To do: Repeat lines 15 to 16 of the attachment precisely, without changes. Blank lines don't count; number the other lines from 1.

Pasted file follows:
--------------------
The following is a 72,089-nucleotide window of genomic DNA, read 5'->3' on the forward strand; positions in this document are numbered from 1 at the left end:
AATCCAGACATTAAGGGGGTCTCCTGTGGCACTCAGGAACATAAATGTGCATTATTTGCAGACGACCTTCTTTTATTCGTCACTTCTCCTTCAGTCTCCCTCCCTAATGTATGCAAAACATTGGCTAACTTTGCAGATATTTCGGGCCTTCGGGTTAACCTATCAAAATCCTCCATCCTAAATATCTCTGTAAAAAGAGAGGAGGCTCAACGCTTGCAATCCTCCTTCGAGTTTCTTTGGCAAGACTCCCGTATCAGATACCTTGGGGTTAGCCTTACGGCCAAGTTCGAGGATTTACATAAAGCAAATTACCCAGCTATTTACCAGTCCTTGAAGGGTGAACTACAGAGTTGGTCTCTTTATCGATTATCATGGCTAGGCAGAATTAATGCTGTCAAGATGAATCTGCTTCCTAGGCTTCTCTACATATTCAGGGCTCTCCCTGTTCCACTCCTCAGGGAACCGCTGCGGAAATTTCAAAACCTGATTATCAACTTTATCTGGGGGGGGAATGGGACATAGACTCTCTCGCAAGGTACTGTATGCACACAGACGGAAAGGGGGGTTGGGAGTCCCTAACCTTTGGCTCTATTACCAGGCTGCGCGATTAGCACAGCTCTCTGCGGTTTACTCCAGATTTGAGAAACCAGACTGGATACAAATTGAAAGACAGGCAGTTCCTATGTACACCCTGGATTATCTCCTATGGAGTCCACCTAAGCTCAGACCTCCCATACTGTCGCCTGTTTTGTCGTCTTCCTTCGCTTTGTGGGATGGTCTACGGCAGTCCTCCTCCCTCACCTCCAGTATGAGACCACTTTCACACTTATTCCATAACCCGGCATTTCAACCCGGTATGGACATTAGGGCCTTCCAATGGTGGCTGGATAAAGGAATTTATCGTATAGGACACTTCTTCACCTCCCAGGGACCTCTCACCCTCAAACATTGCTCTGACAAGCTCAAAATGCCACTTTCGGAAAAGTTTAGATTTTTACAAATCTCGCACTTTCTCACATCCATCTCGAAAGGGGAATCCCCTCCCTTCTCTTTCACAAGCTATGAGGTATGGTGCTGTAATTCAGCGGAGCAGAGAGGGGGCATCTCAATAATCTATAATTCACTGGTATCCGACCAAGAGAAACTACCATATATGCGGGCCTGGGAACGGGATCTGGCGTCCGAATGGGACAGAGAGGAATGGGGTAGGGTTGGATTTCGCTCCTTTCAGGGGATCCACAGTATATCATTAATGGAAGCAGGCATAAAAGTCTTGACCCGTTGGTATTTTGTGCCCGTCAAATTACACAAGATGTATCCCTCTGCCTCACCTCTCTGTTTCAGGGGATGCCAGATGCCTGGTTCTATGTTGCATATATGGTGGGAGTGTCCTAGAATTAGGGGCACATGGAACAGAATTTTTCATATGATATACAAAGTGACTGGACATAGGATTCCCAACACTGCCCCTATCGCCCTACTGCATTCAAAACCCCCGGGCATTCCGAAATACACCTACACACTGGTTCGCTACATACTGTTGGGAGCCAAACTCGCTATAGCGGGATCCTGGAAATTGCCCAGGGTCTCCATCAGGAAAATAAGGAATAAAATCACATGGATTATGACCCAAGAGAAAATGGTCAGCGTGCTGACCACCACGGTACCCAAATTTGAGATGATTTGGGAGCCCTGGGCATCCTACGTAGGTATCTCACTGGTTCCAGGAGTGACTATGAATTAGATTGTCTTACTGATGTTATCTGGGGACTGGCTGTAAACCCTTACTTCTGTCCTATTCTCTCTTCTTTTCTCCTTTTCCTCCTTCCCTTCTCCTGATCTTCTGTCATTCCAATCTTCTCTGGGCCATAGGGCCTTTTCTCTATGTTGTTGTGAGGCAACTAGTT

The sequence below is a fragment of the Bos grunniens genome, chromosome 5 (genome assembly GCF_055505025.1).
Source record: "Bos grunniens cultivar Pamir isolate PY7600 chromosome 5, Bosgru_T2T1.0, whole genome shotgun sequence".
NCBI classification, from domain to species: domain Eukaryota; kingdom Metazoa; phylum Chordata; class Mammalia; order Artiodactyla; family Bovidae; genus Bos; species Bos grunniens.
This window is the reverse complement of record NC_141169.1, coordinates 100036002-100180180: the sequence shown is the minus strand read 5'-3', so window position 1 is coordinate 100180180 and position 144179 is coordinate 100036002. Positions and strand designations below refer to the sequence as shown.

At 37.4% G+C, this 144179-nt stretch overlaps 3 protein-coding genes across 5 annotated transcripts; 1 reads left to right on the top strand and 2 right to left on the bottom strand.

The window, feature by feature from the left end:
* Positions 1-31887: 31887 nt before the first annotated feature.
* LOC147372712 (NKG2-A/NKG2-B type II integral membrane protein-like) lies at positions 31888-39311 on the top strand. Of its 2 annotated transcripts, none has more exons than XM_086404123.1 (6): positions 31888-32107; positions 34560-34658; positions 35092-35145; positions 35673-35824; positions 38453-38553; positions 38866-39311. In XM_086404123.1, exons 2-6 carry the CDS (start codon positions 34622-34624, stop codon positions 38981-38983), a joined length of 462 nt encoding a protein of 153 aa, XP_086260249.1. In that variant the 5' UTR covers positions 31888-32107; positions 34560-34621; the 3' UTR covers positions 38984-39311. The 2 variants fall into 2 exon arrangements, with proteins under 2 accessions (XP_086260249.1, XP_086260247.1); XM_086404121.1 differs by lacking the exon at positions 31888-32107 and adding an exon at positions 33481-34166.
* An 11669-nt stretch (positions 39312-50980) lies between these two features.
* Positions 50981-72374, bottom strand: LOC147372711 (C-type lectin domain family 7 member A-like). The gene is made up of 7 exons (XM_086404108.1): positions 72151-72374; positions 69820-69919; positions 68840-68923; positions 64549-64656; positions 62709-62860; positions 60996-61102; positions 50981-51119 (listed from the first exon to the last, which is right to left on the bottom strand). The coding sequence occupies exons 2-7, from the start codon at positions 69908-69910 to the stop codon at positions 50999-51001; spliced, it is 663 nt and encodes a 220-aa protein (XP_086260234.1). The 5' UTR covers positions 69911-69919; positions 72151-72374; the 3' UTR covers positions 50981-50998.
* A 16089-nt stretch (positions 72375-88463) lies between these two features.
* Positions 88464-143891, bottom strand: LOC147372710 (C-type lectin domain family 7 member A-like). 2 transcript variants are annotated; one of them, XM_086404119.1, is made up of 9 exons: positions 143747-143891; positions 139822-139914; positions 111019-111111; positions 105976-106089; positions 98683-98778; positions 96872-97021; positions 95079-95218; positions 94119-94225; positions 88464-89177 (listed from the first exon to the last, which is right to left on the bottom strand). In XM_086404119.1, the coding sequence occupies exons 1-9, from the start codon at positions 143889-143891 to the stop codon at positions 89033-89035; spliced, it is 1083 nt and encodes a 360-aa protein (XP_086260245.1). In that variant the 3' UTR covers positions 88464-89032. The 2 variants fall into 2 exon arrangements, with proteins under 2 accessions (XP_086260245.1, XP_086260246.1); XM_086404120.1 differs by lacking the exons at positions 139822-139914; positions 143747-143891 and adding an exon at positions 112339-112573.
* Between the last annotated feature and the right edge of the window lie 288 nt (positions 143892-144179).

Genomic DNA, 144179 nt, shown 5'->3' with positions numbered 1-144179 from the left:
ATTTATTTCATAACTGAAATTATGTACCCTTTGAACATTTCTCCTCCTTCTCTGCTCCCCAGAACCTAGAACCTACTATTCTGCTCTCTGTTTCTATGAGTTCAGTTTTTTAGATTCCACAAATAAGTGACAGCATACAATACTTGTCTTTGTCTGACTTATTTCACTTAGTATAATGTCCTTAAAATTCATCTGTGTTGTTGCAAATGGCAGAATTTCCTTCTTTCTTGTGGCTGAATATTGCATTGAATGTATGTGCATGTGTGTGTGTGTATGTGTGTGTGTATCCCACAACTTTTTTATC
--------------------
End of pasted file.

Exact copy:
* Between the last annotated feature and the right edge of the window lie 288 nt (positions 143892-144179).

Genomic DNA, 144179 nt, shown 5'->3' with positions numbered 1-144179 from the left: